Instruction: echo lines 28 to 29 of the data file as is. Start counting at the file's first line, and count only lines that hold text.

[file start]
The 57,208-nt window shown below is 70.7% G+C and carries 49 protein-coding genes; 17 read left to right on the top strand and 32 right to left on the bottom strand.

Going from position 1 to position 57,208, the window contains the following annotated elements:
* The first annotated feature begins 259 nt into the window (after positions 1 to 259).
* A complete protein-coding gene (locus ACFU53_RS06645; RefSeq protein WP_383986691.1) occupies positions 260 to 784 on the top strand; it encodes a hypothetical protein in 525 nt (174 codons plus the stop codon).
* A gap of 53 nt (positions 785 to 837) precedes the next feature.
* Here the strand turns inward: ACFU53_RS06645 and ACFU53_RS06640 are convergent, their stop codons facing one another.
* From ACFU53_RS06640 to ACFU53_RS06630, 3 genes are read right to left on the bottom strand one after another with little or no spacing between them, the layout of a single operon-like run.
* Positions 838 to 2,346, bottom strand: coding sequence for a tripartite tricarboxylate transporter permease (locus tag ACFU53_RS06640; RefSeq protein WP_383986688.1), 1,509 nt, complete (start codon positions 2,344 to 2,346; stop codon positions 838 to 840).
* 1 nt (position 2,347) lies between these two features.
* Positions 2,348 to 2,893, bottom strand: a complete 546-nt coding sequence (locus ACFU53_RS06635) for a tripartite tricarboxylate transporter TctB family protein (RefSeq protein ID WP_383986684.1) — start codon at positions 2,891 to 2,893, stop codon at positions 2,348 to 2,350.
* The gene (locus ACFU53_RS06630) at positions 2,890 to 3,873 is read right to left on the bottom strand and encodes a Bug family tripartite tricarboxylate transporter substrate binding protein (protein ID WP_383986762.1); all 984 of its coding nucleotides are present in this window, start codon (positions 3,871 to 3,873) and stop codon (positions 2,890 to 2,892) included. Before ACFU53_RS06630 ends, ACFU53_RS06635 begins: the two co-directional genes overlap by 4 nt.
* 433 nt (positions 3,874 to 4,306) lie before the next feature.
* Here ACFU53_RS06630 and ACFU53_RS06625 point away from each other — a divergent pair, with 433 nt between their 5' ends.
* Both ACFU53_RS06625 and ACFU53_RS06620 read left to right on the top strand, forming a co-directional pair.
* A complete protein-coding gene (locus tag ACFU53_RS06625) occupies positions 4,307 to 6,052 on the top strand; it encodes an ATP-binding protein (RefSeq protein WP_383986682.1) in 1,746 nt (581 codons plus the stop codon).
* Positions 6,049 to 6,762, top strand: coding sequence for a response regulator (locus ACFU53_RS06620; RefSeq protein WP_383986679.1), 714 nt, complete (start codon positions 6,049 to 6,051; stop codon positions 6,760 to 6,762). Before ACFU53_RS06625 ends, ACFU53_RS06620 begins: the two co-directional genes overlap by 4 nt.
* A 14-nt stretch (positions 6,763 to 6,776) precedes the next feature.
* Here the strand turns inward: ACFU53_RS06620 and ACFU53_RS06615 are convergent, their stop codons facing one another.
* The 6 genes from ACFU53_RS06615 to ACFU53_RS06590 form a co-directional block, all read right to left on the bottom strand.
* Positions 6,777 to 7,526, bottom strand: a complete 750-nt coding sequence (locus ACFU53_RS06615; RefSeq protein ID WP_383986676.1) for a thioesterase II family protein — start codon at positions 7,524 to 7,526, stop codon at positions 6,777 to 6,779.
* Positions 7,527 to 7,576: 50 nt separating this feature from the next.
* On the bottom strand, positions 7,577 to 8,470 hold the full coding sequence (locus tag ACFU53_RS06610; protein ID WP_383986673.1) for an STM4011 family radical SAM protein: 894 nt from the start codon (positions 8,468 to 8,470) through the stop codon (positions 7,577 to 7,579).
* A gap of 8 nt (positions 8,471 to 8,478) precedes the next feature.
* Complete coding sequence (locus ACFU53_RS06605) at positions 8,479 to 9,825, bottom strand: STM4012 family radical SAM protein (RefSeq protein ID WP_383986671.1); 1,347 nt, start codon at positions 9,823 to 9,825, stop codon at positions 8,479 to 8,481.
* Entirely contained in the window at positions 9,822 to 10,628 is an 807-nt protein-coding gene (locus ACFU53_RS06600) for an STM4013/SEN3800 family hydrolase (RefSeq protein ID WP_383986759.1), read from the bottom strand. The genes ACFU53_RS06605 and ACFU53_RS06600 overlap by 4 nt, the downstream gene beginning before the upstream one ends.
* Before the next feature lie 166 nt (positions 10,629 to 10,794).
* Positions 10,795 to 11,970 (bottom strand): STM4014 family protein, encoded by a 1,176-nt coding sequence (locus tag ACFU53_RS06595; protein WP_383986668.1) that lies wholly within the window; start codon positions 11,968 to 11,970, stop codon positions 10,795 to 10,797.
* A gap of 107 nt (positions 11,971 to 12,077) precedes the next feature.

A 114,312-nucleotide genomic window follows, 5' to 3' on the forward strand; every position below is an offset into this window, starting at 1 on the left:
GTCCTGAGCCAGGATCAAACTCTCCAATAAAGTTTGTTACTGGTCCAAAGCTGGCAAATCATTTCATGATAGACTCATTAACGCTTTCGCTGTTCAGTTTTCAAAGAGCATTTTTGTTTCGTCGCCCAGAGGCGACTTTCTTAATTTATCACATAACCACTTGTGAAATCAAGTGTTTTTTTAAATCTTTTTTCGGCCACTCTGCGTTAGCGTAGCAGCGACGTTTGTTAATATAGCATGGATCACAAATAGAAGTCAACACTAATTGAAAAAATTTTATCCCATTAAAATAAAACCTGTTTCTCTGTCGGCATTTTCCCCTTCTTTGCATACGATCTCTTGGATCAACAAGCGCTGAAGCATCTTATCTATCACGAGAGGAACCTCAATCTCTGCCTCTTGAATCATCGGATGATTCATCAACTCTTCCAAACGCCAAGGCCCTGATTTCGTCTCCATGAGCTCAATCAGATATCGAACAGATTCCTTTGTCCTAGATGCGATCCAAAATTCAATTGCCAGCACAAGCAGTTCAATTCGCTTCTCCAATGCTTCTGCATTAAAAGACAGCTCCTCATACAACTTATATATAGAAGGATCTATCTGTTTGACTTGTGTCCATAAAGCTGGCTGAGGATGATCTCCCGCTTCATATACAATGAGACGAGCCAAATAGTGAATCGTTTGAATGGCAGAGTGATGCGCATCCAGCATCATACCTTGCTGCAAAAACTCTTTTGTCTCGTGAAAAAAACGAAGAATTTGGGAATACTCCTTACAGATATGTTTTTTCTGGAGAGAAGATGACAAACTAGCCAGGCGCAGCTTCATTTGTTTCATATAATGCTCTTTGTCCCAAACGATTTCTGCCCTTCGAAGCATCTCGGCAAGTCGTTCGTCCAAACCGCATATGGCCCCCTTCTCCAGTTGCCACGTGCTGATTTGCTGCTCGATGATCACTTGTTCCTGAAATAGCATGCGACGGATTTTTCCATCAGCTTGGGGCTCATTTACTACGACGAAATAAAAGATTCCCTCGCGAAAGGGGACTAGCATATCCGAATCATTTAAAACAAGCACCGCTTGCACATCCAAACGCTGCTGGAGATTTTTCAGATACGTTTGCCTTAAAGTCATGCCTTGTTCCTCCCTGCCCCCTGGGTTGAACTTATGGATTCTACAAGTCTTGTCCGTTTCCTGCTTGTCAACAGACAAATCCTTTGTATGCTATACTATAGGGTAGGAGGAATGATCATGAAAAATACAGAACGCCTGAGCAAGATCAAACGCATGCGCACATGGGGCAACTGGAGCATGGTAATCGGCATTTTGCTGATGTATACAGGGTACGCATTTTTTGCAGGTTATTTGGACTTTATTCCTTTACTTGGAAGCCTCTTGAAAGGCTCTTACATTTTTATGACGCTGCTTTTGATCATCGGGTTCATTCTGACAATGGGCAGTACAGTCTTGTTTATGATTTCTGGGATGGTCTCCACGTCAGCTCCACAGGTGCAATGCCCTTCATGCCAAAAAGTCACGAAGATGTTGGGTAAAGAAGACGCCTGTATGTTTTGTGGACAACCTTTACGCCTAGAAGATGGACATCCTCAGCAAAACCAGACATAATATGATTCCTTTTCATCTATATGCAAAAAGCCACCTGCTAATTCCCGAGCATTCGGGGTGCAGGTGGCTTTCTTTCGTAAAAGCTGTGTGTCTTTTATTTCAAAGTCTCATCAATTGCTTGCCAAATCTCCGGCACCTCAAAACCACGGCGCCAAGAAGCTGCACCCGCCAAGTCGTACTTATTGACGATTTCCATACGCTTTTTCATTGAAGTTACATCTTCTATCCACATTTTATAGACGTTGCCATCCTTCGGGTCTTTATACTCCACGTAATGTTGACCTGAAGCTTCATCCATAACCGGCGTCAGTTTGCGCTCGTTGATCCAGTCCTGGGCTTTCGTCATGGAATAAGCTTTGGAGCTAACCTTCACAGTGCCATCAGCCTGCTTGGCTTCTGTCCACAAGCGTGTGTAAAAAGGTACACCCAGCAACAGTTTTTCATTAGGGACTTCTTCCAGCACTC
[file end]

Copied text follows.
* A gap of 107 nt (positions 11,971 to 12,077) precedes the next feature.

A 114,312-nucleotide genomic window follows, 5' to 3' on the forward strand; every position below is an offset into this window, starting at 1 on the left: